The March 2016 presidential primary is a good marker.
Another indication of what is possible for the candidates is vote totals in the presidential primary.
Candidates don’t know who voted for whom in the election, but the figures, which I presented in my post on Oct. 22, show possible parameters.
The chart below summarizes those data, taken from a national database on election outcome broken down by state legislative district. I verified the data for Oconee County as a way of checking on the data file.
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A natural target for Gonzalez is the 11,370 Clinton voters from the 117th. She needs to find, persuade and motivate them to vote for her.
Gaines needs to find, persuade and motivate enough of the 12,203 Trump voters to offset whatever success Gonzalez has.
Clearly there are enough Clinton voters for Gonzalez to win and enough Trump voters for Gaines to win, given that turnout is likely to be very light, perhaps as low as 3,000 voters, and only about half that number is needed to win.
Lord, Strickland and Wiedower are competing for the same Republican voters, and all have embraced Trump in questions in the candidate forums. (Gaines has been more circumspect regarding Trump.)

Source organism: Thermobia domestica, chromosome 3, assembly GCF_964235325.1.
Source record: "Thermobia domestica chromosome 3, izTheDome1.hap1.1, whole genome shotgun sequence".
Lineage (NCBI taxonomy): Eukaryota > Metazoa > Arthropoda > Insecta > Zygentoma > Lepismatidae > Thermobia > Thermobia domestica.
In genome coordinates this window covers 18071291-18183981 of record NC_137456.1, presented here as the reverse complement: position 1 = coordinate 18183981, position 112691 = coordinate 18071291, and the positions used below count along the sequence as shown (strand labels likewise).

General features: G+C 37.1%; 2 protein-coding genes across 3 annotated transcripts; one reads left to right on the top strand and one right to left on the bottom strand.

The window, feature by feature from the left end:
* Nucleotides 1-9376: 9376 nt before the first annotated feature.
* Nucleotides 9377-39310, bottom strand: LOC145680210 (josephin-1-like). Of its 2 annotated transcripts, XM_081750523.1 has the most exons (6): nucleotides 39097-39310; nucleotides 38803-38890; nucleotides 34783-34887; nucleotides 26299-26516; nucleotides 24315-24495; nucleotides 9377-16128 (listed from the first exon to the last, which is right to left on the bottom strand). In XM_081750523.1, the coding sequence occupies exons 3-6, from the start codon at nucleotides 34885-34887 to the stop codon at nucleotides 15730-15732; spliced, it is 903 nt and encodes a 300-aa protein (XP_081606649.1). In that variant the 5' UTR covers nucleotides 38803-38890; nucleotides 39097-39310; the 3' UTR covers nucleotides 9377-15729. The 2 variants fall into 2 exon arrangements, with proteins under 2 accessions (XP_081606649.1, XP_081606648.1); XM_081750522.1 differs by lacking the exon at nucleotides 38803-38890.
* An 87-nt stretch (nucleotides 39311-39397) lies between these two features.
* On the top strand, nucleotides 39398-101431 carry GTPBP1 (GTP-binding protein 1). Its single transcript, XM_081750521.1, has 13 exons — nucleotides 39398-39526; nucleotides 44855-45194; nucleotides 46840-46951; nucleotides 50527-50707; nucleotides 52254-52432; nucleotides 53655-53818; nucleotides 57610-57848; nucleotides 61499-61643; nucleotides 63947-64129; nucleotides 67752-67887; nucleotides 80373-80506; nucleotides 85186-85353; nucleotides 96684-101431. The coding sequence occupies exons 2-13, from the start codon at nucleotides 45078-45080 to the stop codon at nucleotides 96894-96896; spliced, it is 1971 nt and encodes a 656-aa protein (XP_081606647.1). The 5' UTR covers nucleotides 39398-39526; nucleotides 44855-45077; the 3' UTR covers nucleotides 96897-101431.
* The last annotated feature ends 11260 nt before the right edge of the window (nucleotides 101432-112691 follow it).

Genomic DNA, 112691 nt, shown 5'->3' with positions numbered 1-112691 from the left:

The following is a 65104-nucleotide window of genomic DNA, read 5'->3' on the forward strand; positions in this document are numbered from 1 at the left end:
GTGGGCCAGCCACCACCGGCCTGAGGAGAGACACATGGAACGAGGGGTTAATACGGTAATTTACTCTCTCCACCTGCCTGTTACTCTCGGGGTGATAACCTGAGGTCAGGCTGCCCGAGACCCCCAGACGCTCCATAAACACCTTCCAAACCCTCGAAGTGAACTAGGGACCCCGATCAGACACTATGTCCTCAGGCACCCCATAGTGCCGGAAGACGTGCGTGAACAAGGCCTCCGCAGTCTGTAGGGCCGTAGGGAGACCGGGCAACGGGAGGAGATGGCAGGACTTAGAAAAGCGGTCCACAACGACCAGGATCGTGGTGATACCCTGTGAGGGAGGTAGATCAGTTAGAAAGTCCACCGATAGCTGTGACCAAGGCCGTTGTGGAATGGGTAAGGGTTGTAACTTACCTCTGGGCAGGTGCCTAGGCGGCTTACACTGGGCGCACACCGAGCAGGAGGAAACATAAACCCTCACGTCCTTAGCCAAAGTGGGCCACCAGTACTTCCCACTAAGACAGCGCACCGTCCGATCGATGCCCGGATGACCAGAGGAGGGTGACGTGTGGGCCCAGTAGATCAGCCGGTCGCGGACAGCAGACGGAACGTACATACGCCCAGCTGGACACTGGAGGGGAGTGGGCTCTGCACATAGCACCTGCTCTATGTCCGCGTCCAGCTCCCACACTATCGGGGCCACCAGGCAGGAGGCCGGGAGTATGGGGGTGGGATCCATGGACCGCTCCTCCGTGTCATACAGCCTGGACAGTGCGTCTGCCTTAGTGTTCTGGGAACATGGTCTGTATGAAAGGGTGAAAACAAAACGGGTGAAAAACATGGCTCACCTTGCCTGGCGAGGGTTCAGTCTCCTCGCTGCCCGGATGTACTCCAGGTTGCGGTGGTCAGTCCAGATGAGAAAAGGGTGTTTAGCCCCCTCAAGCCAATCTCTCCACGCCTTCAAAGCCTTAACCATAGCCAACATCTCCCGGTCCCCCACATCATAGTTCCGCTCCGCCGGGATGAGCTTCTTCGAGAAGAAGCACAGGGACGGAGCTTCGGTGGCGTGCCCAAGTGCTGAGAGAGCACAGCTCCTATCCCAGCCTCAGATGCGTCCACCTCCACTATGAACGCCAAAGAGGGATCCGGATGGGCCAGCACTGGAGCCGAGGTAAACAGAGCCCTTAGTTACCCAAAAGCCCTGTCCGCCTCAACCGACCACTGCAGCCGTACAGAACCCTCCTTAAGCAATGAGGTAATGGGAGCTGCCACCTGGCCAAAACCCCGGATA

The chart suggests that there are 12,974 Trump voters in the 119th the three could obtain under ideal circumstances for them.
Wallace, if he could find and convince all of the Clinton voters to turn out and vote for him, could get 11,140.
Clearly, there are enough votes for Wallace as well as for any of the three Republican candidates to win, given the possibility that turnout could be 4,000 voters or less.
If none of the four candidates in the 119th gets more than 50 percent of the vote when the ballots are tallied on Nov. 7, the top two candidates will meet in a runoff on Dec. 5.
Each of the six candidates was required to file a campaign finance statement on Oct. 23, but none had done so as of the end of the day today (Friday).
The candidates have a grace period until Oct. 30 to actually file the returns, I was told by an officer in the Secretary of State Election Division yesterday.
Gaines and Gonzalez had filed returns for the period ending June 30, with Gaines greatly outperforming Gonzalez in money raised.
Both Gaines and Gonzalez were preparing to run for Quick’s seat even before she stepped down for the judgeship.